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Arson attack on historic church shocks villagers

Wintringham church arson attack

Wintringham church arson attack

An arson attack on a 900 year-old Ryedale church has resulted in historic features being damaged, and shocked villagers.

The damage was caused to St Peter’s Church, Wintringham, near Malton which is opened daily despite being officially closed for main services.

Police are hunting the culprit who set fire to Jacobean pews after lighting paper which had been placed over them to protect them from bat droppings. In addition kneelers were damaged and the vestry had been used as a toilet. Police said two other fires had been started in the churchyard.

An angry Hugh Cholmley, landowner and farmer in the picture-postcard village, said: “I am disgusted. It is abhorent that someone could do such a thing. It has upset the village especially after a considerable amount of money has been spent in the past five years on the building.”

St Peter’s is now under the care of the Church Conservation Trust because it had to close for regular Sunday services due to the declining congregation numbers. However, said Mr Cholmley, who is chairman of the Malton East Community and Police Group, it is still available for funerals, weddings and Christenings. “It is a lovely building – a prominent landmark in the area,” he said.

St Peter’s is rated as one of the 1000 best kept historic churches in England, said Mr Cholmley. It has been visited by the television presenter, Lloyd Grossman, as chairman of the Historic Churches Trust. “He was impressed with the church. You can even see where soldiers sharpened their swords in the day’s of Oliver Cromwell.”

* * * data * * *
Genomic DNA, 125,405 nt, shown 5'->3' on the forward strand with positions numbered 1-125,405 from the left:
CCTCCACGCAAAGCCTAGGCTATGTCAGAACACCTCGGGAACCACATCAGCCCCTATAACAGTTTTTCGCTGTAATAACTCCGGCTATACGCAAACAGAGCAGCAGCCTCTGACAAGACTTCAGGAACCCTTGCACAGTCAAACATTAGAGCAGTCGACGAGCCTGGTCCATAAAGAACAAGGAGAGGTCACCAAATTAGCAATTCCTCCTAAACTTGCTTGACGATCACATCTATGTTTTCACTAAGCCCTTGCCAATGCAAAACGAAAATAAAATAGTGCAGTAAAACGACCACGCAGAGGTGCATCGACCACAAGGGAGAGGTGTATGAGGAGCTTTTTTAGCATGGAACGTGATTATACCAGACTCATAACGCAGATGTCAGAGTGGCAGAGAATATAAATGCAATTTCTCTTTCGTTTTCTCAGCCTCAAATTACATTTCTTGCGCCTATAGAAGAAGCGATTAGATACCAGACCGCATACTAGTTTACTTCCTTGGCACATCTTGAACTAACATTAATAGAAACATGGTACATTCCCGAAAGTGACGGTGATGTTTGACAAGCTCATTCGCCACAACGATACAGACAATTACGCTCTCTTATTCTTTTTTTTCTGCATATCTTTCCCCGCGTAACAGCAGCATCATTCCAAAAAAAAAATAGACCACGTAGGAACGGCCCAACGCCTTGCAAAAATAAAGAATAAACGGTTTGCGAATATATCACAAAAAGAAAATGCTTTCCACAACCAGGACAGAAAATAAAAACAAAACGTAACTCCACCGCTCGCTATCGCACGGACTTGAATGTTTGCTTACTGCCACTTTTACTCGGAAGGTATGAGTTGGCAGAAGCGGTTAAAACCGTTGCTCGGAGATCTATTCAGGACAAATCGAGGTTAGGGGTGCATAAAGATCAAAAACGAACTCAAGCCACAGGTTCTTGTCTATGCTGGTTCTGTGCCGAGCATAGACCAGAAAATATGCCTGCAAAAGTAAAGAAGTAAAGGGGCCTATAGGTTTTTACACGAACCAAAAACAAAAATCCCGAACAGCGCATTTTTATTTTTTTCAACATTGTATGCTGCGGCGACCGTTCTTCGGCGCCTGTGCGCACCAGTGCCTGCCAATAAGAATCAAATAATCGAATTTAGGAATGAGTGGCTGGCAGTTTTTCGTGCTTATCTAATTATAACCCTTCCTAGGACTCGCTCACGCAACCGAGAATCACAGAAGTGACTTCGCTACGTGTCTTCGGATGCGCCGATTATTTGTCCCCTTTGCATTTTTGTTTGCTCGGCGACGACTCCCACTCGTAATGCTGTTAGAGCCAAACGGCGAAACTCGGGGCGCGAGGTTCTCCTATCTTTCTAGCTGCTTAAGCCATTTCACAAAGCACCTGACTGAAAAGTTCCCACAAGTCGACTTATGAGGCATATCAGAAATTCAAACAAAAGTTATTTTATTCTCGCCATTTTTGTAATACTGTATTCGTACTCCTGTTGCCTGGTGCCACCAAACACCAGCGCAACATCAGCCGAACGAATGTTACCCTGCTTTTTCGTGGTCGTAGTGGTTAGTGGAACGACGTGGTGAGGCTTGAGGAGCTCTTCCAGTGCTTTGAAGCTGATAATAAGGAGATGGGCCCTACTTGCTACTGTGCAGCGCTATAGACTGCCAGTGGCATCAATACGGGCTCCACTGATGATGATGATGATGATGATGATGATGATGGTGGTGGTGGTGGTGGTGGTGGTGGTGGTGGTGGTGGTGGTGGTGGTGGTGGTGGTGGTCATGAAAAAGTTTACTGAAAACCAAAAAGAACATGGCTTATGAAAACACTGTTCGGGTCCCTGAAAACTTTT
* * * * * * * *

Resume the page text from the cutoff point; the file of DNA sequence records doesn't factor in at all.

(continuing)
It also has two tunnels leading from the church to nearby farms, which were used as an escape route for monks in the medieval times, but which have since been closed up.

“I do urge anyone with any information to contact the police on 101.”

The damage was a particular blow to the Rev Joe Kinsella who took over the Benefice of Buckrose Carrs, which includes St Peter’s less than a month ago.

“It is very sad and something of a shock to have happened, especially when I have only been in the parish for such a short time. But these things do happen to churches from time to time and it will not affect Wintringham’s commitment to the church. It is a place where people go to find peace.”

But he was especially concerned for the culprit themselves. “It is obviously someone who needs help and I hope they can get it. We can repair the damage

but it is the person responsible who needs help. The fire was awful but it could have been so much worse.”

 

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